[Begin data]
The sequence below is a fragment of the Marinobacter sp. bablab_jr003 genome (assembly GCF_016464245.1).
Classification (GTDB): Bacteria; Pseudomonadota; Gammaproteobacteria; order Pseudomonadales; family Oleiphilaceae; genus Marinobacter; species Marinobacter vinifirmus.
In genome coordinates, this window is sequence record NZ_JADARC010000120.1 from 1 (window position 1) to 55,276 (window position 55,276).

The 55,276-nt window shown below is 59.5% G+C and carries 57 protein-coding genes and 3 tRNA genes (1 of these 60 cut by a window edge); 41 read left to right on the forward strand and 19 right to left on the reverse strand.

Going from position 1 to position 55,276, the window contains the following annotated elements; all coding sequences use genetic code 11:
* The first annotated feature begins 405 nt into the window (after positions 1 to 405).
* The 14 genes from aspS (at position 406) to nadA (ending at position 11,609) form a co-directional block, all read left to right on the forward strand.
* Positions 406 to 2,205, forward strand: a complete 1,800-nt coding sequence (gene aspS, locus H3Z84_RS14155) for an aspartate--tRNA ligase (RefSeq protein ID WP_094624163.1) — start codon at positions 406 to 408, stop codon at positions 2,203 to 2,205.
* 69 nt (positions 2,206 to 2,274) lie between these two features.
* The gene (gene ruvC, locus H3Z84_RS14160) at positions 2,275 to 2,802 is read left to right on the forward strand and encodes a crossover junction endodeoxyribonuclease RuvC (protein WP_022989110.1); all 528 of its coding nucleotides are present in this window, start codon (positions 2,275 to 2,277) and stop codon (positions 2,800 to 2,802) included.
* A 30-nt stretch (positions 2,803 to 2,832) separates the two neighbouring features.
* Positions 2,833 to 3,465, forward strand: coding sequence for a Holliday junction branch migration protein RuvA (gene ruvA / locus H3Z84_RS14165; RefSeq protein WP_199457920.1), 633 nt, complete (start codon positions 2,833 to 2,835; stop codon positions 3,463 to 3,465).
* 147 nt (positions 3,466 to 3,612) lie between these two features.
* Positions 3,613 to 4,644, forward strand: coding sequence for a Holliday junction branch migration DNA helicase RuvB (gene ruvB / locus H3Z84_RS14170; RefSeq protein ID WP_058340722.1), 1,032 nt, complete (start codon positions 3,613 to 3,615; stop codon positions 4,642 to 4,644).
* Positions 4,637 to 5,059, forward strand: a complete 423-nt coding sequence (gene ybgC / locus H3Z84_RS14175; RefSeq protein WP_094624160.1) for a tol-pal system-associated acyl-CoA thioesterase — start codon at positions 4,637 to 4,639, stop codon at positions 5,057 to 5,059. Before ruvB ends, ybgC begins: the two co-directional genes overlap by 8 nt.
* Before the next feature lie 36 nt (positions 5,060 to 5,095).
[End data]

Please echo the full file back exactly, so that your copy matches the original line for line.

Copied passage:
The sequence below is a fragment of the Marinobacter sp. bablab_jr003 genome (assembly GCF_016464245.1).
Classification (GTDB): Bacteria; Pseudomonadota; Gammaproteobacteria; order Pseudomonadales; family Oleiphilaceae; genus Marinobacter; species Marinobacter vinifirmus.
In genome coordinates, this window is sequence record NZ_JADARC010000120.1 from 1 (window position 1) to 55,276 (window position 55,276).

The 55,276-nt window shown below is 59.5% G+C and carries 57 protein-coding genes and 3 tRNA genes (1 of these 60 cut by a window edge); 41 read left to right on the forward strand and 19 right to left on the reverse strand.

Going from position 1 to position 55,276, the window contains the following annotated elements; all coding sequences use genetic code 11:
* The first annotated feature begins 405 nt into the window (after positions 1 to 405).
* The 14 genes from aspS (at position 406) to nadA (ending at position 11,609) form a co-directional block, all read left to right on the forward strand.
* Positions 406 to 2,205, forward strand: a complete 1,800-nt coding sequence (gene aspS, locus H3Z84_RS14155) for an aspartate--tRNA ligase (RefSeq protein ID WP_094624163.1) — start codon at positions 406 to 408, stop codon at positions 2,203 to 2,205.
* 69 nt (positions 2,206 to 2,274) lie between these two features.
* The gene (gene ruvC, locus H3Z84_RS14160) at positions 2,275 to 2,802 is read left to right on the forward strand and encodes a crossover junction endodeoxyribonuclease RuvC (protein WP_022989110.1); all 528 of its coding nucleotides are present in this window, start codon (positions 2,275 to 2,277) and stop codon (positions 2,800 to 2,802) included.
* A 30-nt stretch (positions 2,803 to 2,832) separates the two neighbouring features.
* Positions 2,833 to 3,465, forward strand: coding sequence for a Holliday junction branch migration protein RuvA (gene ruvA / locus H3Z84_RS14165; RefSeq protein WP_199457920.1), 633 nt, complete (start codon positions 2,833 to 2,835; stop codon positions 3,463 to 3,465).
* 147 nt (positions 3,466 to 3,612) lie between these two features.
* Positions 3,613 to 4,644, forward strand: coding sequence for a Holliday junction branch migration DNA helicase RuvB (gene ruvB / locus H3Z84_RS14170; RefSeq protein ID WP_058340722.1), 1,032 nt, complete (start codon positions 3,613 to 3,615; stop codon positions 4,642 to 4,644).
* Positions 4,637 to 5,059, forward strand: a complete 423-nt coding sequence (gene ybgC / locus H3Z84_RS14175; RefSeq protein WP_094624160.1) for a tol-pal system-associated acyl-CoA thioesterase — start codon at positions 4,637 to 4,639, stop codon at positions 5,057 to 5,059. Before ruvB ends, ybgC begins: the two co-directional genes overlap by 8 nt.
* Before the next feature lie 36 nt (positions 5,060 to 5,095).